There has been a hell of a lot of talk on message boards and chatrooms recently about nepotism. People complaining 'til they're blue in the face about the new breed of online music magazines. It is symptomatic of the new age of media that we have a fast turnaround of ideas and people verbally sparring in defence/attack of the familiar editorial plugging of favourite bands.
In this website/playlouder/NME online/and pretty much every band's own site it is obvious that people are using their position as writers/contributors to champion their own causes celébres over and above the call of duty, and in an "unfair way" in what some people see as an abuse of their power (real or self-imagined).
It seems ridiculous in the cold light of day to hold this attitude towards writers - as though anyone can truly be objective when it comes to such a sticky subject as music. I defy anyone to look themselves in the mirror and pretend that it is the truth that they have never found a friend's band good by virtue of the fact that the band contains people that they like. What influences tastes in all forms of art is split between nature and nurture in equal measures.
For example, I saw a band 3 years ago that I had no time for whatsoever. They failed dismally to pique my interest in any way. I hung at the back of the gig and wrote them off as a poor support to an excellent headline band. By the fickle hands of fate, it transpired that I ended up becoming very good friends with a couple of the members and consequently found myself at a gig recently. The quality of the playing had changed very little and most of the songs were the same(!) However - suddenly it was as if scales had fallen from my eyes, and they became genius. The background to the people onstage and my knowledge of them, their ambitions and their frailties had given me new ears. It even caused me to review them for this very magazine.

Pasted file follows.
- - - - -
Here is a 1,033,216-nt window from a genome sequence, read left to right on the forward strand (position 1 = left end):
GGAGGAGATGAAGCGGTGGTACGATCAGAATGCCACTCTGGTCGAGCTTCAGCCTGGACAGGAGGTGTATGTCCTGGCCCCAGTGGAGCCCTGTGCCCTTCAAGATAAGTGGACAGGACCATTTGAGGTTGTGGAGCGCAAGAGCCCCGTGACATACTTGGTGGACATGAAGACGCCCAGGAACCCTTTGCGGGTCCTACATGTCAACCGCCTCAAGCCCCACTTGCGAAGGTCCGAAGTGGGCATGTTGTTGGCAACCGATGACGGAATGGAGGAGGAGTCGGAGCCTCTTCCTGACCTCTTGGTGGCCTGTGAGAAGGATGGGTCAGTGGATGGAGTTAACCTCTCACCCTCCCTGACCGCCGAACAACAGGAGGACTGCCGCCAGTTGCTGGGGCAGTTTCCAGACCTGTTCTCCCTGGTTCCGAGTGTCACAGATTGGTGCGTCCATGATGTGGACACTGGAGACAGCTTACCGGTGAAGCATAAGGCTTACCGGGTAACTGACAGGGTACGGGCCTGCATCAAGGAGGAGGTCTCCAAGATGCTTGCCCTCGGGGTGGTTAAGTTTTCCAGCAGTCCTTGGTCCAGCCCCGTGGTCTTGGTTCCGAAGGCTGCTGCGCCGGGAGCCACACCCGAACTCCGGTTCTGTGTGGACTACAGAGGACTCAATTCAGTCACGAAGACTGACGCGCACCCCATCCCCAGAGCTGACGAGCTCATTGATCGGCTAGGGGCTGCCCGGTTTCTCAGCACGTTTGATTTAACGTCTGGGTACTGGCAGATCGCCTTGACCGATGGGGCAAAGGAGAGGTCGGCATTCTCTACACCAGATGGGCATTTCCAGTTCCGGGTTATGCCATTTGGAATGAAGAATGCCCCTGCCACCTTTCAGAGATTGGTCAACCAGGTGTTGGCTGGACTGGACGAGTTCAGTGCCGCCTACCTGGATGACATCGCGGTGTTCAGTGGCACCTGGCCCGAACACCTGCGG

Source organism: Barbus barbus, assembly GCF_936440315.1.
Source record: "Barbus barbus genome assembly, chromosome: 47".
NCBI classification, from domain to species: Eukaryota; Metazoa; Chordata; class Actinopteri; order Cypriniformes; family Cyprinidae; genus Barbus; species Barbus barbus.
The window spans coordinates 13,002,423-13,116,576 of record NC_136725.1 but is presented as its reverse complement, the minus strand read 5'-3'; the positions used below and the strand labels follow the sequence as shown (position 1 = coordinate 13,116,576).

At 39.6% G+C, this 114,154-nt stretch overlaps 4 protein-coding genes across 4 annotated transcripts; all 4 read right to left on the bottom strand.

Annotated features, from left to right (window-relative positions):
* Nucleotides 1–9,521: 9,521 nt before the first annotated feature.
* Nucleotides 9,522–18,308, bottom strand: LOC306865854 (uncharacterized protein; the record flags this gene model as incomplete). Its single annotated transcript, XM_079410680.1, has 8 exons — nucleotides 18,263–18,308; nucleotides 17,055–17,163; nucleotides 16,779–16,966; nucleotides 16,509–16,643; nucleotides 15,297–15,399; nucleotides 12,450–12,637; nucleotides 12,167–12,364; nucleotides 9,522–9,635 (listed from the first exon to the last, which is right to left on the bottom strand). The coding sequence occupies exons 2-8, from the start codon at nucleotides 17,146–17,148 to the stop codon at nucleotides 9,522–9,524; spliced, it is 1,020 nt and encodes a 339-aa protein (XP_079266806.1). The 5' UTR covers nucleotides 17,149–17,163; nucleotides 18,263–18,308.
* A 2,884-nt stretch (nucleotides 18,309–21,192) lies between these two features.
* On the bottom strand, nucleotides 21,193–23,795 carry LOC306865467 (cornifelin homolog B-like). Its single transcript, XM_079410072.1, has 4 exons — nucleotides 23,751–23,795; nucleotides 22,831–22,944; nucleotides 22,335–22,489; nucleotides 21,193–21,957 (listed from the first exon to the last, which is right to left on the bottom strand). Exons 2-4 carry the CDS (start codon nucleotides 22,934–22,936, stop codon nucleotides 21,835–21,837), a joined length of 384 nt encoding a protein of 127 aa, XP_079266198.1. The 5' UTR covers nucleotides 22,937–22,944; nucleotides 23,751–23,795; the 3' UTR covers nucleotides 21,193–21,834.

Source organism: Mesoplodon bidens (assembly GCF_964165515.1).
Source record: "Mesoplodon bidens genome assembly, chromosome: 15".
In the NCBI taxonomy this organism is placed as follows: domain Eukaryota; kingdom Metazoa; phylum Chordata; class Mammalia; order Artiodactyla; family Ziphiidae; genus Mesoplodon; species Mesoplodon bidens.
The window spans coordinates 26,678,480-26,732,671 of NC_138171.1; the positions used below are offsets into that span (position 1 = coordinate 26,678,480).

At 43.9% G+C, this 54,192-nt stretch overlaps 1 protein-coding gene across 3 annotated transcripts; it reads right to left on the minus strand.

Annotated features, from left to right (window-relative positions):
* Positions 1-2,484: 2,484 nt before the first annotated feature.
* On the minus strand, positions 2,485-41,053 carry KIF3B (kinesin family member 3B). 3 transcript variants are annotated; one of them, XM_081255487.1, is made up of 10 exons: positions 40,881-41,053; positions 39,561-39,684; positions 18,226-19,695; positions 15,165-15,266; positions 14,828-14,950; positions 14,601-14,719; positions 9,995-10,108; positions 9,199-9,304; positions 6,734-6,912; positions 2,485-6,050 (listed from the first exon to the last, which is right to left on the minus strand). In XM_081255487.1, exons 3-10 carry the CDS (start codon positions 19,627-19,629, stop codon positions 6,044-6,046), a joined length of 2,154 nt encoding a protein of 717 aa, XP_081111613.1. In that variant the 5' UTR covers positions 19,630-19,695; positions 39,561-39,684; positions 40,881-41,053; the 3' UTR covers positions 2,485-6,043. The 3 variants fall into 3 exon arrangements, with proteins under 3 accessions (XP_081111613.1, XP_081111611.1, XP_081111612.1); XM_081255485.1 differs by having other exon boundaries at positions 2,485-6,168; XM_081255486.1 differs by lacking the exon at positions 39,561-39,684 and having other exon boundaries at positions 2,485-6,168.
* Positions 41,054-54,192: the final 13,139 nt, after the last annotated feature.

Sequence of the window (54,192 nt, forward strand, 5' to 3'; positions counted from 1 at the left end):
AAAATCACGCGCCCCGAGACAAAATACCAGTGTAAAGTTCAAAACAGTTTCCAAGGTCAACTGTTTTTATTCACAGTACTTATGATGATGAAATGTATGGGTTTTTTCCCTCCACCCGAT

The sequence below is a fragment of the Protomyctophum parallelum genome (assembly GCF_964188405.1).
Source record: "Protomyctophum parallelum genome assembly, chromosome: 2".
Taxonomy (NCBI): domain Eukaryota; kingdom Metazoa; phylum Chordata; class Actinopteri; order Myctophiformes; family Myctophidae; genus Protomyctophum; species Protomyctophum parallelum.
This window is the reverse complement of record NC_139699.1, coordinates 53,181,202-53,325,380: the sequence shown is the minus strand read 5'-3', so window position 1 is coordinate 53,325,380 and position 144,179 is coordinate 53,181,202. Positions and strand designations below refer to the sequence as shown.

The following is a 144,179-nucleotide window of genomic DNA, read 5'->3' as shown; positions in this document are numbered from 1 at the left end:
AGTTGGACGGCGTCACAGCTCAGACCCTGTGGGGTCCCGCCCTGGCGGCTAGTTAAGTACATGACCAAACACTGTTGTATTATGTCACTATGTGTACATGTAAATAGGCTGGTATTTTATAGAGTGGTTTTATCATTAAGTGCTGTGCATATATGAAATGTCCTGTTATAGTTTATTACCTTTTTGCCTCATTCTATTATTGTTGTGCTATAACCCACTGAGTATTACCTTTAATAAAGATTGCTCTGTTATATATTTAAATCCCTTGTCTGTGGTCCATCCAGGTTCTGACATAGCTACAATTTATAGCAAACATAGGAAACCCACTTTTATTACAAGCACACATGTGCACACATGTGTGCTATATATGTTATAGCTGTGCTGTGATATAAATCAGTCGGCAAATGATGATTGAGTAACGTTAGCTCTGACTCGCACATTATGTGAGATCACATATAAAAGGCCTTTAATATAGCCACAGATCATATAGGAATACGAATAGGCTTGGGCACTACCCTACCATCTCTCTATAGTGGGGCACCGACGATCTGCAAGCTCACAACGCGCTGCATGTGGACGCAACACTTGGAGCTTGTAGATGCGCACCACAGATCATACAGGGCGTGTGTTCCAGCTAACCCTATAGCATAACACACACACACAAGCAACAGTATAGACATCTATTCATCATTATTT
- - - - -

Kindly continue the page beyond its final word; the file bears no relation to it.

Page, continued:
What I imagine is that however you feel about certain types of music - whether comedy rap (a la Crack Village) or louche pop (hello Koreans) is your idea of heaven - give bands the opportunity to give what they have, and do not suppose that a group of musicians with friends in the press are crap just because of this fact. Maybe you just don't see it yet. Maybe they are crap, and they have paid a lot of money for that press spin. I have seen so many "signed bands" that I consider terrible live, or boring on record. My opinion is often not shared with the other members of whatever paper I am writing for at the time, and I will not just go with the flow. It is intelligent and lucid editors that keep a light but firm hand on the editorial stance of these journals, as if their was no control, we would never have consistency of content, which is incredibly important when establishing the identity of any magazine.
If you don't like that aspect of a publication, don't read it. Don't whinge like a jealous idiot. My guess is that it is frustated teenage bands that write those kind of angry complaints because they haven't had their puerile efforts written about yet. Sorry, but that's how it goes. Some people like it, some people don't.
Also, most of these writers make friends with bands they like after the event, as the growing process occurs symbiotically: press backs band, band gets press, people like band, people read press, band and press both go interstellar (or that is the theory!)
Three cheers for mates' bands. Word of mouth is a much bigger seller than any press coverage (ask Radiohead), although sometimes it is good to get some idea of what you are investing in when buying the new Mclusky record or Timo Mass remix.
The most important thing with music is use your ears. Make your own mind up, and don't let other people's judgement on something colour yours. Everything has some worth in it, but some people just have more willingness to find that "inner beauty". Doesn't mean that you have to!